• Fried Tater Tots – The tater tots were pretty good, though I think they could have been fried just a slight bit longer. The seasoning was nice and light and my friends and I surmised that the seasoning is a mixture of seaweed powder, salt, and pepper. It was definitely a hit amongst the table.

All in all I really loved the Hawking Bird and think it’s a good addition to Temescal, providing good food at reasonable prices in a fast casual style. They are still open for limited hours until they get a liquor license for the bar and everything else up and running. However, if you manage to be in the Temescal area for lunch, I definitely recommend taking a bite at Hawking Bird.

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Singapore Continued: Char Kway Teow and Kaya Toast

While my previous post may have suggested that all my meals in Singapore were just plates of chicken rice, that wasn’t quite the case. As iconic as chicken rice is, there is far more to Singaporean cuisine with its rich culinary history blending the cuisines of its predominantly Malay, Chinese, and Indian populations. So in addition to chicken rice, I definitely ate a few plates of 2 other celebrated dishes in Singapore: kaya toast and char kway teow.

Kaya Toast

Kaya toast is a fairly typical breakfast in Singapore, though in many places it’s available all day long, usually with a cup of kopi (coffee) or teh (milk tea). Kaya toast is made of bread that is slathered with kaya jam (made of coconut milk, pandan leaf, eggs, and sugar) and butter. It’s traditional to also dip the pieces of toast into a bowl of soft poached egg to provide a bite that is simultaneously sweet and crunchy but also savory and gooey. And while I was in Singapore, I had the privilege to taste a few different versions of kaya toast at the following places:

五十年代 (Chinatown Complex Stall 02-048) – Tucked in the labyrinth of the Chinatown Complex is this “1950’s” style stall serving kopi and kaya toast. Being a fan of milk tea, I decided to get the tea and kaya toast. The tea was very nice with a good balance of strong tea flavor and creaminess of the condensed milk. I still prefer the very similar Hong Kong style milk tea, but it is very similar. As for the kaya toast, it was simple but heavenly. The kaya jam was slathered evenly and the butter melted through to create a very rich, sweet taste the balanced nicely with the perfectly toasted bread.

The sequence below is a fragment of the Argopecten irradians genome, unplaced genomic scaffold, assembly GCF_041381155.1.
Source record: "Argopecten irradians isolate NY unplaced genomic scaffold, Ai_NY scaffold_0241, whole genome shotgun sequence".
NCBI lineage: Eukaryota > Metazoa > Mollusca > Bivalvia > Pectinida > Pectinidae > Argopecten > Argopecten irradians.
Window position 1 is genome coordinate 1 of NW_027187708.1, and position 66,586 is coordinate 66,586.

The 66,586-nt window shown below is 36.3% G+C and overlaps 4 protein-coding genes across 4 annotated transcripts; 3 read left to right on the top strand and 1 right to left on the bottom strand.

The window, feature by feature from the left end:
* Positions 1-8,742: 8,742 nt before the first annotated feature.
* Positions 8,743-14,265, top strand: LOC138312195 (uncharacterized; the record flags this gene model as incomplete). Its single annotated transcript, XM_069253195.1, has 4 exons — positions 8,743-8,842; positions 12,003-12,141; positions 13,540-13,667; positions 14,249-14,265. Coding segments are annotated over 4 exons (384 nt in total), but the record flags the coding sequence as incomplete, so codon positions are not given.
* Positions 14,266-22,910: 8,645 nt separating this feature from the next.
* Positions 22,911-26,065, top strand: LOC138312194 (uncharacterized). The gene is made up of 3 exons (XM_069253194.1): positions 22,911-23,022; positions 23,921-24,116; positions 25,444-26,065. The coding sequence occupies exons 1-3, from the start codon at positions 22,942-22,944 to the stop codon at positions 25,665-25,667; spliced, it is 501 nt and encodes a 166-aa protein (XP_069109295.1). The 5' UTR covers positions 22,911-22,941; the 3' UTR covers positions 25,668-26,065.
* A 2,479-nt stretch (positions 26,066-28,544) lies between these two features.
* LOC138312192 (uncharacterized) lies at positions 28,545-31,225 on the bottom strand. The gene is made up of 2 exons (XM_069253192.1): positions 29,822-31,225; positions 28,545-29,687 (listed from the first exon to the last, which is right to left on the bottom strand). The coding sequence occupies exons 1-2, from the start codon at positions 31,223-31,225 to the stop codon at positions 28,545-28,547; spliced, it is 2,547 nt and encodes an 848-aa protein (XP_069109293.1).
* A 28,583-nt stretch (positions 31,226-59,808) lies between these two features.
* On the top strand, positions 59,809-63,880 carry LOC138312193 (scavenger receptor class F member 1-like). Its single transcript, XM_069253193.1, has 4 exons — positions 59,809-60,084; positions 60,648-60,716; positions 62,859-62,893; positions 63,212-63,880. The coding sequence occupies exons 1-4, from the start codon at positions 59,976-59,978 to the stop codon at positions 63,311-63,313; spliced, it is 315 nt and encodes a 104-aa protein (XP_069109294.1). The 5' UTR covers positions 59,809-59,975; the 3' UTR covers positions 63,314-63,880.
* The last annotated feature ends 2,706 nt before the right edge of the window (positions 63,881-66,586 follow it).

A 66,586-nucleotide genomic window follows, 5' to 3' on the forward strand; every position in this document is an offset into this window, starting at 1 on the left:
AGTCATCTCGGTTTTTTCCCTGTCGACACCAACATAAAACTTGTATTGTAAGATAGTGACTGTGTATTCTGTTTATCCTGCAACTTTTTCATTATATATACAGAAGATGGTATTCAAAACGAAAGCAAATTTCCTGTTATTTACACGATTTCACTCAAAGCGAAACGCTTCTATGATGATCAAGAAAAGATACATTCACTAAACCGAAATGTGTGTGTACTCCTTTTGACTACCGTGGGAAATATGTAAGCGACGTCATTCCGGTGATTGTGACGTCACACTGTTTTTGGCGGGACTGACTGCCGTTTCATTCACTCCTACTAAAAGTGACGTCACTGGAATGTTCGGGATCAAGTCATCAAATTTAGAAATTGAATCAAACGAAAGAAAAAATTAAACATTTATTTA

Rasapura Masters (Marina Bay Sands) – Later that day after an afternoon at the Gardens by the Bay, my friend and I took advantage of the air conditioning at the Marina Bay Sands. We ventured to Rasapura Masters, a high end mall version of a “hawker center” (similar to a Food Republic). Seeing that I wasn’t that hungry, but wanted more caffeine, I went to the stall for kaya toast and ordered a set. As expected for a high end mall wannabe hawker center, it was not only the most expensive kaya toast, but also the least tasty. The kaya jam was less sweet and the bread was definitely soft and not toasted much, if at all. Worst of all, there was a thick slab of butter that was served too cold so it was just this thin solid slab of butter in the middle that made the flavor uneven.



Ya Kun Kaya Toast (Bugis Junction) – On my last day of Singapore, my friend and I took a final pit stop at the well regarded Ya Kun chain. While I knew that it’s a franchise, this was probably in the middle of the two other kaya toasts in terms of quality (which may be due to poorer standards at this particular location). The bread was toasted, but not quite as warm and crunchy. This meant that while the jam was tasty, the butter didn’t quite melt all the way through meaning a very uneven flavor. The tea was pretty good though.